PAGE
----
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  For syphilis screening, a new reflex
  testing algorithm

 

 

 

 

 

August 2007
Feature Story

CAP TODAY published an article in November 2000 about Nancy Cornish, MD, director of microbiology, Methodist Hospital and Children’s Hospital, Omaha, who is working to improve physician test-ordering. She teaches Methodist’s physicians about lab tests through periodic clinical briefs, which she writes and distributes. The response of CAP TODAY readers to Dr. Cornish’s work was so enthusiastic and the requests for copies of her briefs so numerous that we asked her to share the clinical briefs she writes as they become available. Here, this month, is her word on syphilis screening.

The laboratory will no longer be using the rapid plasma reagin, or RPR, test as the screening test for syphilis. The RPR will be replaced with the syphilis IgG EIA test. Please order syphilis IgG when syphilis screening is needed. RPR and FTA (fluorescent treponemal antibodies) will remain available for treatment followup and reflex purposes only. VDRL (Venereal Disease Research Laboratory) remains the test of choice for cerebrospinal fluid, or CSF.

The laboratory will be switching to an enzyme immunoassay, or EIA, method that will detect IgG antibodies against Treponema pallidum, the spirochete that causes syphilis. This test has equal sensitivity to and greater specificity for T. pallidum than RPR, which detects anticardiolipin antibodies and has a high false-positive rate. The syphilis IgG test remains positive for many years after the disease has been eradicated. Therefore, the RPR remains essential to demonstrate active disease, monitor therapy, and detect treatment failure and reinfection. The qualitative VDRL remains the screening test for CSF.

There are two categories of tests for syphilis: nontreponemal tests and treponemal tests. A positive test for syphilis is not diagnostic of the disease, because false-positives occur with all currently available laboratory tests.

Nontreponemal tests: The RPR and the VDRL do not directly test for syphilis antibodies. They detect anticardiolipin antibodies and can have a high rate of false-positives, especially in a low-prevalence population of patients. False-positive results are usually, but not always, of low titer (=1:8) and occur because of autoimmune disease, drug addiction, acute viral infections, recent immunizations, and age. (Ten percent of people over 80 years of age have false-positive test results).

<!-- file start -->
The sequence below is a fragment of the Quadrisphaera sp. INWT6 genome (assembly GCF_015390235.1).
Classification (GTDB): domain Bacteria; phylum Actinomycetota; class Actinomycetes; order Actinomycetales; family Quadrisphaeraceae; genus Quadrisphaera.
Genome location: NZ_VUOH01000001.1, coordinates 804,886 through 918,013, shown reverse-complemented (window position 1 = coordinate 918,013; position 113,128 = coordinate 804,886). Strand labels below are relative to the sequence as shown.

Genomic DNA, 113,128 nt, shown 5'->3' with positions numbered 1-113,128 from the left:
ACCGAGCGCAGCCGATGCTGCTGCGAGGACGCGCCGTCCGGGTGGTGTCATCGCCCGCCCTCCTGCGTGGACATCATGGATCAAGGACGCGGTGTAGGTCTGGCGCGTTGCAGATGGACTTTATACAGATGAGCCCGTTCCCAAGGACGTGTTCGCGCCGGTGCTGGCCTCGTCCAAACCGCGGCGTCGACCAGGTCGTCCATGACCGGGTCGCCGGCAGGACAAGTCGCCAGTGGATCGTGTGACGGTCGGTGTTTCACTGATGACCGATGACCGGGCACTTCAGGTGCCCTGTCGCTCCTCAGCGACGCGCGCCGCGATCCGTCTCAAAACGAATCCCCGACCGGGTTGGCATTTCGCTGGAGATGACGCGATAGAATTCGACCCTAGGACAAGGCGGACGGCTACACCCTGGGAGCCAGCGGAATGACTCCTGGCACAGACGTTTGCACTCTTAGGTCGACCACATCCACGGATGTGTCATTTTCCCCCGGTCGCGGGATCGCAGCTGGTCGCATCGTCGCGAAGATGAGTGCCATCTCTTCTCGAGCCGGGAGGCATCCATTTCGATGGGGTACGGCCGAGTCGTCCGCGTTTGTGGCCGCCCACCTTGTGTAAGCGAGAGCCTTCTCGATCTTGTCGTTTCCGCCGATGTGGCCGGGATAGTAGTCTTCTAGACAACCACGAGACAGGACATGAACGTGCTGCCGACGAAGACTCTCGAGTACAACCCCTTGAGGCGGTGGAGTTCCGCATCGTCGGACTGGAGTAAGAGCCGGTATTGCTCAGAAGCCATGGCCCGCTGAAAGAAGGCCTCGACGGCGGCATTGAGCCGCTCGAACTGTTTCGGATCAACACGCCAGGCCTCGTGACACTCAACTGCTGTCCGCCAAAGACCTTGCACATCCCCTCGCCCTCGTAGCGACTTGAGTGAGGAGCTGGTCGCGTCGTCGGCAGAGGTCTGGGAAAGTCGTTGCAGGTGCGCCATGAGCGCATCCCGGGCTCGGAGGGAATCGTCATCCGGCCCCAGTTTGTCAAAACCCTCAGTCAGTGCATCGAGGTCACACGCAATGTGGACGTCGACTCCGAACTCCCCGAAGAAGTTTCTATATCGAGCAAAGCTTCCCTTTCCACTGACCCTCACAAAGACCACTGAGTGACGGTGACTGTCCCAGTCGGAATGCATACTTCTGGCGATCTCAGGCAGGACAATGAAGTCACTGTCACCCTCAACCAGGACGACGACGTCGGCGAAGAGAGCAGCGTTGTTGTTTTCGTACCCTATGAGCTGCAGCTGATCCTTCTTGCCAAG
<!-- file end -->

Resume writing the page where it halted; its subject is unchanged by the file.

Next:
Treponemal tests: FTA-ABS (fluorescent treponemal antibodies absorption) and syphilis IgG detect specific antitreponemal antibodies to antigens found in pathogenic and nonpathogenic treponemes indicating exposure during the patient’s life. A positive test does not mean the patient has currently untreated syphilis. Although the tests are sensitive and specific, false-positives occur, especially in low-prevalence populations.

Special circumstances: Pregnancy—May result in an increase in RPR titers in women who have been adequately treated for syphilis. The increase is usually one or two dilutions and raises the question of whether or not to treat or re-treat these women for active disease.

Neonatal syphilis screening—Newborn infants should not be discharged from the hospital without determination of the mother’s serologic status for syphilis. Testing of the infant’s blood is inadequate for screening because false-negative and false-positive results can occur. Passive transfer of maternal antibodies across the placenta occurs and, therefore, a positive syphilis IgG or FTA test is not conclusive of active syphilis infection; the RPR on the infant must be positive as well. The tests performed on the infant should be the same as those performed on the mother to enable the titer results to be compared. A pediatric infectious disease consult is strongly recommended in these cases.

In summary, presumptive diagnosis of syphilis is possible using a combination of nontreponemal and treponemal tests. The use of only one type of test when positive, with no confirmatory test performed, is not sufficient for diagnosis because of false-positive test results owing to different medical conditions. All test results must be interpreted carefully, together with the patient’s clinical history and symptoms, to arrive at a clinical diagnosis.

References

  1. Pope V. Use of treponemal tests to screen for syphilis. Infect Med. 2004; 21(8):399–404.
  2. Jurado RL. Syphilis serology: a practical approach. Infectious Disease in Clinical Practice. 1996;5:351–358.
  3. RedBook, 2006 Report of the Committee on Infectious Diseases. American Academy of Pediatrics.
  4. A Manual of Tests for Syphilis. 9th ed. American Public Health Association; 1998.
 

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